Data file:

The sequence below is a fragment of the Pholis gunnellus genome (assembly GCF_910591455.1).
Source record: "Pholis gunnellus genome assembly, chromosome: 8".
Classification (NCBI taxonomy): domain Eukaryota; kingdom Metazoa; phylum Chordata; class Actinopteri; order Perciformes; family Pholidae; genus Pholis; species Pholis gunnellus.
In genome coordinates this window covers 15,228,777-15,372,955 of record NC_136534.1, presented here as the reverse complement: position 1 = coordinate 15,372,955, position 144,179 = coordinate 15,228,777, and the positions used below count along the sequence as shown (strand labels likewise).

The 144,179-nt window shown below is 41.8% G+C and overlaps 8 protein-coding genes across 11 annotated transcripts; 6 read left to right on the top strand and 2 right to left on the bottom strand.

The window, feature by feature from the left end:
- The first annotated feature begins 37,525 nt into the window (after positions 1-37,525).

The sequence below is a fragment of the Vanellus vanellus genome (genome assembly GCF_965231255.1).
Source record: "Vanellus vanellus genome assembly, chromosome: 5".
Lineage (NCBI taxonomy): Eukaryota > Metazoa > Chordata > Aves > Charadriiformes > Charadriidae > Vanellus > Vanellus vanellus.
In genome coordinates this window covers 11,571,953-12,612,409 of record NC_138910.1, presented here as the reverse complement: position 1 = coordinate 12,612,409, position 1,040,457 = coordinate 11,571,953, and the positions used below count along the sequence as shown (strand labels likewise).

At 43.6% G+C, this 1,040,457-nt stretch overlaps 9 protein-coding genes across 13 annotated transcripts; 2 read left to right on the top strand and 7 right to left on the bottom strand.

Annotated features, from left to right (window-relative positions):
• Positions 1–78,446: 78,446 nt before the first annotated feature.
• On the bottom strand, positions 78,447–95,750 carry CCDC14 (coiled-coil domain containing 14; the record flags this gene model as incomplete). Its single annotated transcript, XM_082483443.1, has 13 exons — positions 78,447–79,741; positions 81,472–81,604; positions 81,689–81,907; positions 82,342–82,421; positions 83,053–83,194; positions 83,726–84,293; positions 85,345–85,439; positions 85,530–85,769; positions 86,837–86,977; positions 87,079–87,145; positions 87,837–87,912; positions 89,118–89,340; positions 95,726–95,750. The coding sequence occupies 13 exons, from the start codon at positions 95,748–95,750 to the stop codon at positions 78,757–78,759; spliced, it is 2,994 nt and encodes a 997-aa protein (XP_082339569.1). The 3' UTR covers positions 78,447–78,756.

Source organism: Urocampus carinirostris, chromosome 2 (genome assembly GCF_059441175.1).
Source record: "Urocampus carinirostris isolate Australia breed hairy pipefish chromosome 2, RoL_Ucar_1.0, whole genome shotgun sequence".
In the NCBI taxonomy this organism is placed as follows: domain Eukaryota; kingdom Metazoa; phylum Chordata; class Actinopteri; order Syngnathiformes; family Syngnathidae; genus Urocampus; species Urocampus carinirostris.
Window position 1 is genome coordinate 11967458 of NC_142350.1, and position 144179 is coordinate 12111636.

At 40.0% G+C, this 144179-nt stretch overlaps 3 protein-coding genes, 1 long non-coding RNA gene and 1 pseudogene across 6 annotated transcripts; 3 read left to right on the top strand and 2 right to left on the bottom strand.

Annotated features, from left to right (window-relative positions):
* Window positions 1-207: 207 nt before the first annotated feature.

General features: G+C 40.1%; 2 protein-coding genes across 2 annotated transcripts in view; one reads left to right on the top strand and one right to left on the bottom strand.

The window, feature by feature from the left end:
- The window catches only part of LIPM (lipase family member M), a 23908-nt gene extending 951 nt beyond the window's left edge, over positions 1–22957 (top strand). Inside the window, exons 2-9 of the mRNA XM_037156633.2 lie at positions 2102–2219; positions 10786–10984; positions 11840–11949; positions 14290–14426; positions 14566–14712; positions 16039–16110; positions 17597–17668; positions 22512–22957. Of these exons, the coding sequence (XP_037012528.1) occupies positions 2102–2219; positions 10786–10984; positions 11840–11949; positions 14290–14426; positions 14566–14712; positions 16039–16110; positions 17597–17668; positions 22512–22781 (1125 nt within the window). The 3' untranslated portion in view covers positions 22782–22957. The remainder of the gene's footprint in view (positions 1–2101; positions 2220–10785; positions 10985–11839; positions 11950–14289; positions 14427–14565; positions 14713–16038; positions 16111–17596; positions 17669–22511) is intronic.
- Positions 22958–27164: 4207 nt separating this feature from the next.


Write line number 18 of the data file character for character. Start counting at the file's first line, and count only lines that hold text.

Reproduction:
In the NCBI taxonomy this organism is placed as follows: domain Eukaryota; kingdom Metazoa; phylum Chordata; class Actinopteri; order Syngnathiformes; family Syngnathidae; genus Urocampus; species Urocampus carinirostris.